When the Prime Minister discussed with other NATO leaders his determination to go ahead with the tactical air-to-surface missile weapon system, did not some of the other leaders suggest to him that it was a little odd for Britain to be going ahead with a new weapon system when the main threat of the talks involved non-proliferation and disarmament? Did he discuss with the west Germans whether they would be happy for us to base such a system on their soil?
It was not a matter of discussion at the NATO summit, but we need an appropriate mix of nuclear weapons, both now and in the future. If the day comes when we do not, no one will be more pleased than me, but at present we need a proper mix of nuclear weapons, and will continue to do so for the foreseeable future.
May I express my appreciation for my right hon. Friend's constructive work in ensuring that there is no incompatibility between strengthening Europe's contribution to its own defence and retaining the primacy of NATO for the defence of alliance territory? Are other countries of the Western European Union assigning permanent representatives to NATO to the WEU ministerial Council as we are? Have plans been advanced to encourage the WEU to take a more active role in out-of-area operations and contingencies?
The answer to the latter question is yes, and we have suggested to our partners that they should assign their permanent representatives to the new organisation. They have not all concluded precisely how they will react, but I have great hopes that they will do so.
A few moments ago the Prime Minister was reminded of the fact that the last United States' navy nuclear submarine sailed out of the Firth of Clyde at the weekend. Could not that significant event be seen as an advance signal of the eventual American withdrawal of its membership of NATO? Is there not a growing body of opinion in America that believes that Europe should be defended exclusively by the forces of European nations?
The answer to the hon. Gentleman's first question is no. The Americans will have much longer range submarines in future, but there is no doubt that it is, and has been for many years, the policy of the American Administration that the Americans should continue to play a key part in the defence of Europe. That view was expressly reaffirmed by the President at the Rome summit.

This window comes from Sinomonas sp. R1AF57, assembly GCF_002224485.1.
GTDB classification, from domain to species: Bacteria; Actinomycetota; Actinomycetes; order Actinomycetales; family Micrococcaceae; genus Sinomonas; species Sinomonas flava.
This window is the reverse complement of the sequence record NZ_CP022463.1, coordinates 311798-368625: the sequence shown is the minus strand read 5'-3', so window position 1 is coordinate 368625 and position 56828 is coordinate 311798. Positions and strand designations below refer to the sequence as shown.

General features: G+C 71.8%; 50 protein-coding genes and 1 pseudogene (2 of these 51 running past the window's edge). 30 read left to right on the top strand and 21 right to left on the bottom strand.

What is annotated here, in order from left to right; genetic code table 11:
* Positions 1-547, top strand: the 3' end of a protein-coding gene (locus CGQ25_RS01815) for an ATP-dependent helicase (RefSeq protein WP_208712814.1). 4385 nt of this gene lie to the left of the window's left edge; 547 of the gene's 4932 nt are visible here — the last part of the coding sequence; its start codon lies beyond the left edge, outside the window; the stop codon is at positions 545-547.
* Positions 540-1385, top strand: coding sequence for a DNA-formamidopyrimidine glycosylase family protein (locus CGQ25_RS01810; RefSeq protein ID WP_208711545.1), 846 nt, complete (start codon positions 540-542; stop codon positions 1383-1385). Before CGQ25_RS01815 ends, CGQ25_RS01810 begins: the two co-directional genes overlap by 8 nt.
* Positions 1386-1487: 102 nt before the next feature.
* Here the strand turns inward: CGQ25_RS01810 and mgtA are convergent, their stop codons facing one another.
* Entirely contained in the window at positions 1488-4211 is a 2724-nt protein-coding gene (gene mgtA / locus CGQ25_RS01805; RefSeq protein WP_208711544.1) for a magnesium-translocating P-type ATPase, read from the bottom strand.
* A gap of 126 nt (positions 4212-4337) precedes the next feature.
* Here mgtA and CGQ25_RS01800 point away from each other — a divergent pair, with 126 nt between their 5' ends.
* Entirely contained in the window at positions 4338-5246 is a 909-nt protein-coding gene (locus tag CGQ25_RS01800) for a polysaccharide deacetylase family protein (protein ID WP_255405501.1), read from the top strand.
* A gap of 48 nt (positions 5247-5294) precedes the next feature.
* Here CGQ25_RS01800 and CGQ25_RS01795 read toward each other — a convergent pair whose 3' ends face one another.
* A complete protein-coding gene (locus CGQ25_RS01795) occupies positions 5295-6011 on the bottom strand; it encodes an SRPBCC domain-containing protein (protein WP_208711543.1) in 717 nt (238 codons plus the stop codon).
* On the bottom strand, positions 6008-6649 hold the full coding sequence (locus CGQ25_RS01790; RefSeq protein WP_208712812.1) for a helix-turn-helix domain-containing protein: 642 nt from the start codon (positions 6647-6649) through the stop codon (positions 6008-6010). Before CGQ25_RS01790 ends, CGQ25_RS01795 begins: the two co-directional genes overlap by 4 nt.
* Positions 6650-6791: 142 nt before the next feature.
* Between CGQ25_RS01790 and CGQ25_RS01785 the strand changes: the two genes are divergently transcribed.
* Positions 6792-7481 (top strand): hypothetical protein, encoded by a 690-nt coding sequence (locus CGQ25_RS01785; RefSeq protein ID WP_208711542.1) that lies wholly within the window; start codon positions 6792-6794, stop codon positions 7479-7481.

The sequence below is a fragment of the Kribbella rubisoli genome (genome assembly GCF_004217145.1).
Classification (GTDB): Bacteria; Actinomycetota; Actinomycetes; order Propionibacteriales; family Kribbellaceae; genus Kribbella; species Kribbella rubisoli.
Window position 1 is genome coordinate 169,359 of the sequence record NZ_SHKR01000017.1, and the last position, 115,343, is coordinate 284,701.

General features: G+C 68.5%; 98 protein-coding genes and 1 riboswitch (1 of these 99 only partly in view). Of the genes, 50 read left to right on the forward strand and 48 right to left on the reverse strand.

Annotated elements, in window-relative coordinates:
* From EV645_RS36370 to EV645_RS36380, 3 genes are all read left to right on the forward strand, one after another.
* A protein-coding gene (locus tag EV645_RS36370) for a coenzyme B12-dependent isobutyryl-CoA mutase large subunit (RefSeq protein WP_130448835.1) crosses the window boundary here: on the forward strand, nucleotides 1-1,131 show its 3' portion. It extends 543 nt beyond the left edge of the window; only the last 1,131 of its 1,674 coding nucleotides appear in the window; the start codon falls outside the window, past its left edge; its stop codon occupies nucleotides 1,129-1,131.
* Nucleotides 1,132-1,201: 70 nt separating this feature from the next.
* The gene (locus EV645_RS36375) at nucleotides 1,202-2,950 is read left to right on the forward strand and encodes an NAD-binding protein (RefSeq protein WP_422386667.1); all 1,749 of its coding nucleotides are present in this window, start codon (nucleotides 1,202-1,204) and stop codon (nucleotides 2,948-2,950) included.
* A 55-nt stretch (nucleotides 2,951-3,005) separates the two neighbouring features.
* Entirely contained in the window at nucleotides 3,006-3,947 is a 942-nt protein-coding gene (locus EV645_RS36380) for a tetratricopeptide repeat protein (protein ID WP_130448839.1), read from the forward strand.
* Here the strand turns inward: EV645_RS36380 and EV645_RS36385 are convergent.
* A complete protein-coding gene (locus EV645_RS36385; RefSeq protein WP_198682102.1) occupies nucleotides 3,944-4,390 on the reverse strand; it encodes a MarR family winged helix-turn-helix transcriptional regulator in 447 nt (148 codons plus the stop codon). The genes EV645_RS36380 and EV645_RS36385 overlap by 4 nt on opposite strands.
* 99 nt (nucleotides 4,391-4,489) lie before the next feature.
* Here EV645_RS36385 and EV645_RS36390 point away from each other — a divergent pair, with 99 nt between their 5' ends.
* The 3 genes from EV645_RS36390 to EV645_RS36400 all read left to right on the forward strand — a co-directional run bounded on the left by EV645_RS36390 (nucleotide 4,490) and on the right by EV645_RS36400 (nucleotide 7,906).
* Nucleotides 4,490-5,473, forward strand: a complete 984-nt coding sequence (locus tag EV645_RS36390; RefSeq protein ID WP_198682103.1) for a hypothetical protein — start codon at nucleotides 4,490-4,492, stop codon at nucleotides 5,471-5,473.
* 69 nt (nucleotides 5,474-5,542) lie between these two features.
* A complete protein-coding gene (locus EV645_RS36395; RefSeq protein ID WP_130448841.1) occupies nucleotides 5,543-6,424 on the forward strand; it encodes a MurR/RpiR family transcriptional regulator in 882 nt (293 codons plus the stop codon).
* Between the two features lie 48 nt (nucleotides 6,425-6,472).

May I join my hon. Friends in congratulating my right hon. Friend the Prime Minister on the significant personal role he played in securing for NATO its position as the linchpin of western security and on ensuring that there is a continued welcome for the United States and Canada to help in the defence of the north Atlantic? Is that not evidence that as long as my right hon. Friend retains his present position the defences of our country will be secure?
I am most grateful to my hon. Friend for his kind remarks. I regard it as a matter of prime importance that defence should remain central to our policies and that no risks should be taken with British defence. No risks have been or will be taken.
Does my right hon. Friend agree that in uncertain times, and with the possibility of loose nukes in eastern Europe, in the Soviet republics and elsewhere, it is essential that under his leadership the Government not only retain that last guarantee of our national independence and security—the British nuclear deterrent—but that we improve and modernise it?
I entirely agree. Some reductions in nuclear weapons are in prospect, as I said earlier, but I can affirm that we propose to update Polaris and that we propose to build and keep Trident. That is the absolute guarantor of our defence, and that will remain our policy in future.
Was not the plea that reportedly came from Croatia and Serbia today for military involvement in Yugoslavia not so much for a peace-keeping force as for an intervention force to separate the two sides so that a political settlement can be reached? The two sides simply cannot trust each other with ceasefires arranged from The Hague that do not hold on the ground. Is it not time that the Government went to the Security Council seeking sanction for a military intervention force so that a political settlement can be found? If they do not, we shall have to witness these people slaughtering each other, and that is disgraceful in a European country.
I do not believe that that would be the right way to proceed—for the practical reason that I do not believe that it would be successful. It would perhaps increase and extend the fighting to Bosnia, Macedonia and elsewhere, which would not be in the interests of Yugoslavia as a whole, if it still exists. The only way forward for the time being is to try to proceed as we are and to hope that Lord Carrington's latest mission to Belgrade is successful.
Bearing in mind the almost unanimous support given in the House this afternoon for the continuing role of NATO as the linchpin of Western security, would my right hon. Friend be surprised to be reminded that only a year or so ago the Norwich city council banned a NATO exhibition? Would he be further surprised to learn that the council is controlled by the Labour party? Does he not therefore think that its support for NATO is skin deep and that it is vital that he remain in charge of these matters up to the next election and beyond?